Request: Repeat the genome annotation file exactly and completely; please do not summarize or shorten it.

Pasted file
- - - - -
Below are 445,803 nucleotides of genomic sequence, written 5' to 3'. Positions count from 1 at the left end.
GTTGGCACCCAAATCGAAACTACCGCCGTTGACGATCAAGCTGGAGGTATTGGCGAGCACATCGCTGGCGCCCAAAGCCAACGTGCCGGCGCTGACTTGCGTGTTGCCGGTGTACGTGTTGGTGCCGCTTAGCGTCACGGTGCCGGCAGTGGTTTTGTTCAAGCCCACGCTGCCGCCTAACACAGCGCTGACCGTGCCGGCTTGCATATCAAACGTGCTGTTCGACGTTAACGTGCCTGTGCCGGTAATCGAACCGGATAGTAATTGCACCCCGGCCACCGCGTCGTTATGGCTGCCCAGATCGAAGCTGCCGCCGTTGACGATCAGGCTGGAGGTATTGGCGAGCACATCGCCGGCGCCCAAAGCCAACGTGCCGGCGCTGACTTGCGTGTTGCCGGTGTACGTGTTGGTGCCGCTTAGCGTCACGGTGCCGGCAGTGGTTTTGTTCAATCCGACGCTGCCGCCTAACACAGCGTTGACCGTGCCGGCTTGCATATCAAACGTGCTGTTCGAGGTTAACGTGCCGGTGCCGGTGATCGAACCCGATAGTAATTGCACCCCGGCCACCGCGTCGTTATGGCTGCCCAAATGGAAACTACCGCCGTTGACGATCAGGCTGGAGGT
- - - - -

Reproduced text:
Below are 445,803 nucleotides of genomic sequence, written 5' to 3'. Positions count from 1 at the left end.
GTTGGCACCCAAATCGAAACTACCGCCGTTGACGATCAAGCTGGAGGTATTGGCGAGCACATCGCTGGCGCCCAAAGCCAACGTGCCGGCGCTGACTTGCGTGTTGCCGGTGTACGTGTTGGTGCCGCTTAGCGTCACGGTGCCGGCAGTGGTTTTGTTCAAGCCCACGCTGCCGCCTAACACAGCGCTGACCGTGCCGGCTTGCATATCAAACGTGCTGTTCGACGTTAACGTGCCTGTGCCGGTAATCGAACCGGATAGTAATTGCACCCCGGCCACCGCGTCGTTATGGCTGCCCAGATCGAAGCTGCCGCCGTTGACGATCAGGCTGGAGGTATTGGCGAGCACATCGCCGGCGCCCAAAGCCAACGTGCCGGCGCTGACTTGCGTGTTGCCGGTGTACGTGTTGGTGCCGCTTAGCGTCACGGTGCCGGCAGTGGTTTTGTTCAATCCGACGCTGCCGCCTAACACAGCGTTGACCGTGCCGGCTTGCATATCAAACGTGCTGTTCGAGGTTAACGTGCCGGTGCCGGTGATCGAACCCGATAGTAATTGCACCCCGGCCACCGCGTCGTTATGGCTGCCCAAATGGAAACTACCGCCGTTGACGATCAGGCTGGAGGT